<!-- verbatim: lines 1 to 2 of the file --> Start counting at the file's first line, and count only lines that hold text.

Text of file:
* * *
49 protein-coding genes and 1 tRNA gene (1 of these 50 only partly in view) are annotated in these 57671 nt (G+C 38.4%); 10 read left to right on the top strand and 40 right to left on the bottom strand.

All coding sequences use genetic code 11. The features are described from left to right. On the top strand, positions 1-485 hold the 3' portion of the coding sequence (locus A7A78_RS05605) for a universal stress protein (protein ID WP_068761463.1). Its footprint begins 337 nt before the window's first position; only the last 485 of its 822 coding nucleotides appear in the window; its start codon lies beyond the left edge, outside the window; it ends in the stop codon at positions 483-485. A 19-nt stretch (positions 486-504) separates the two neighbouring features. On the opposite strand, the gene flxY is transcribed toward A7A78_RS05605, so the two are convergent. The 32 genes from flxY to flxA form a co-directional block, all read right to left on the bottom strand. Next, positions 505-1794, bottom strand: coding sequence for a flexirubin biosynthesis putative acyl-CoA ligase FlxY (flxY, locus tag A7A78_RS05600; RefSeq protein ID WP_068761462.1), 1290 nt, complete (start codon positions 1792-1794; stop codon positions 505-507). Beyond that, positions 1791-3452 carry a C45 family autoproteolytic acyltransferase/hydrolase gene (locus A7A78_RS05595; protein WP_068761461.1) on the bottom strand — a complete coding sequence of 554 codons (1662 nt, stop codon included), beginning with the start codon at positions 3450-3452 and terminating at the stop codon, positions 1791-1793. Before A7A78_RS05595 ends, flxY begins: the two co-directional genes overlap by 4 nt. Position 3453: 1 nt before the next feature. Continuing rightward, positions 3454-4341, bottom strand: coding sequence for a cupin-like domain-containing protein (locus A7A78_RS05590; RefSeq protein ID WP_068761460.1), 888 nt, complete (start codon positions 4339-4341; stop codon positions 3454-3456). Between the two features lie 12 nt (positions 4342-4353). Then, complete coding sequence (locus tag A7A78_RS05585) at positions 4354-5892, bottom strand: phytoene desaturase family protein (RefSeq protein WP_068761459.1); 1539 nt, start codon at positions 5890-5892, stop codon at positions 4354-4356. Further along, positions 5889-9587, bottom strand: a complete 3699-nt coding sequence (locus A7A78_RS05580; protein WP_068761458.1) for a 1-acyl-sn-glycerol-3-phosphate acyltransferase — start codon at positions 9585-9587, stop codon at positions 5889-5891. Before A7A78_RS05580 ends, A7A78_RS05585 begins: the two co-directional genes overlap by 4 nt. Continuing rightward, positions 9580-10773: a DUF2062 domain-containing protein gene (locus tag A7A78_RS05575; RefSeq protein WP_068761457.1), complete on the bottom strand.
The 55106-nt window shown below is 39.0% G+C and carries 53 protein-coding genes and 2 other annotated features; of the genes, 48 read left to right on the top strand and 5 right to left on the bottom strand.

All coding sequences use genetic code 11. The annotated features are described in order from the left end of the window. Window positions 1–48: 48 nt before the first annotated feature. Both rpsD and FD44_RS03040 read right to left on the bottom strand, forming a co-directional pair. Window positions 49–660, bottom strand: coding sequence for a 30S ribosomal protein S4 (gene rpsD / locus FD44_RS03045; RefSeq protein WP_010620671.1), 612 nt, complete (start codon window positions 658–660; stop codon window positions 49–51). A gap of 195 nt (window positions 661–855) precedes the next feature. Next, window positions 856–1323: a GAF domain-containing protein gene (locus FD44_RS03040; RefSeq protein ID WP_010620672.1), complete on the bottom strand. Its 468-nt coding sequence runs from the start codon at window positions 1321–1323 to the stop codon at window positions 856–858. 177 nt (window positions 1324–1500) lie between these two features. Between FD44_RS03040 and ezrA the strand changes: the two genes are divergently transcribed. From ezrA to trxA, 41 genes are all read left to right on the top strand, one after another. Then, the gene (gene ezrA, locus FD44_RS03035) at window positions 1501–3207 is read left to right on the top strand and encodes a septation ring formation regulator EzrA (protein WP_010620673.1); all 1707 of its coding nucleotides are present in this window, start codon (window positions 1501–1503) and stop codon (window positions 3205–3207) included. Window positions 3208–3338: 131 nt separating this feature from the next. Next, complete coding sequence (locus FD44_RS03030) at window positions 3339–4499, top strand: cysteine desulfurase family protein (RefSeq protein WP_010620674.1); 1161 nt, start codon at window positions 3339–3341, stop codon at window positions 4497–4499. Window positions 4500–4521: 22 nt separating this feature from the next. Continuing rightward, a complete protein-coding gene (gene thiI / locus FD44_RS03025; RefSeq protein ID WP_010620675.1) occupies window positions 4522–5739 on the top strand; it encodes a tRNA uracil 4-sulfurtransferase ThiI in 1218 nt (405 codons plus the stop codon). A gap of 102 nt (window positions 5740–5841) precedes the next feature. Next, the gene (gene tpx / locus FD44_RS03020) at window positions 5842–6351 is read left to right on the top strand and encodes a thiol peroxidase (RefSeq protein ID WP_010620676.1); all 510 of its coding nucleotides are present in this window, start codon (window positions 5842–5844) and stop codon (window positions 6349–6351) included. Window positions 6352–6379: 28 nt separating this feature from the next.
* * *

49 protein-coding genes and 1 tRNA gene (1 of these 50 only partly in view) are annotated in these 57671 nt (G+C 38.4%); 10 read left to right on the top strand and 40 right to left on the bottom strand.

All coding sequences use genetic code 11. The features are described from left to right. On the top strand, positions 1-485 hold the 3' portion of the coding sequence (locus A7A78_RS05605) for a universal stress protein (protein ID WP_068761463.1). Its footprint begins 337 nt before the window's first position; only the last 485 of its 822 coding nucleotides appear in the window; its start codon lies beyond the left edge, outside the window; it ends in the stop codon at positions 483-485. A 19-nt stretch (positions 486-504) separates the two neighbouring features. On the opposite strand, the gene flxY is transcribed toward A7A78_RS05605, so the two are convergent. The 32 genes from flxY to flxA form a co-directional block, all read right to left on the bottom strand. Next, positions 505-1794, bottom strand: coding sequence for a flexirubin biosynthesis putative acyl-CoA ligase FlxY (flxY, locus tag A7A78_RS05600; RefSeq protein ID WP_068761462.1), 1290 nt, complete (start codon positions 1792-1794; stop codon positions 505-507). Beyond that, positions 1791-3452 carry a C45 family autoproteolytic acyltransferase/hydrolase gene (locus A7A78_RS05595; protein WP_068761461.1) on the bottom strand — a complete coding sequence of 554 codons (1662 nt, stop codon included), beginning with the start codon at positions 3450-3452 and terminating at the stop codon, positions 1791-1793. Before A7A78_RS05595 ends, flxY begins: the two co-directional genes overlap by 4 nt. Position 3453: 1 nt before the next feature. Continuing rightward, positions 3454-4341, bottom strand: coding sequence for a cupin-like domain-containing protein (locus A7A78_RS05590; RefSeq protein ID WP_068761460.1), 888 nt, complete (start codon positions 4339-4341; stop codon positions 3454-3456). Between the two features lie 12 nt (positions 4342-4353). Then, complete coding sequence (locus tag A7A78_RS05585) at positions 4354-5892, bottom strand: phytoene desaturase family protein (RefSeq protein WP_068761459.1); 1539 nt, start codon at positions 5890-5892, stop codon at positions 4354-4356. Further along, positions 5889-9587, bottom strand: a complete 3699-nt coding sequence (locus A7A78_RS05580; protein WP_068761458.1) for a 1-acyl-sn-glycerol-3-phosphate acyltransferase — start codon at positions 9585-9587, stop codon at positions 5889-5891. Before A7A78_RS05580 ends, A7A78_RS05585 begins: the two co-directional genes overlap by 4 nt. Continuing rightward, positions 9580-10773: a DUF2062 domain-containing protein gene (locus tag A7A78_RS05575; RefSeq protein WP_068761457.1), complete on the bottom strand.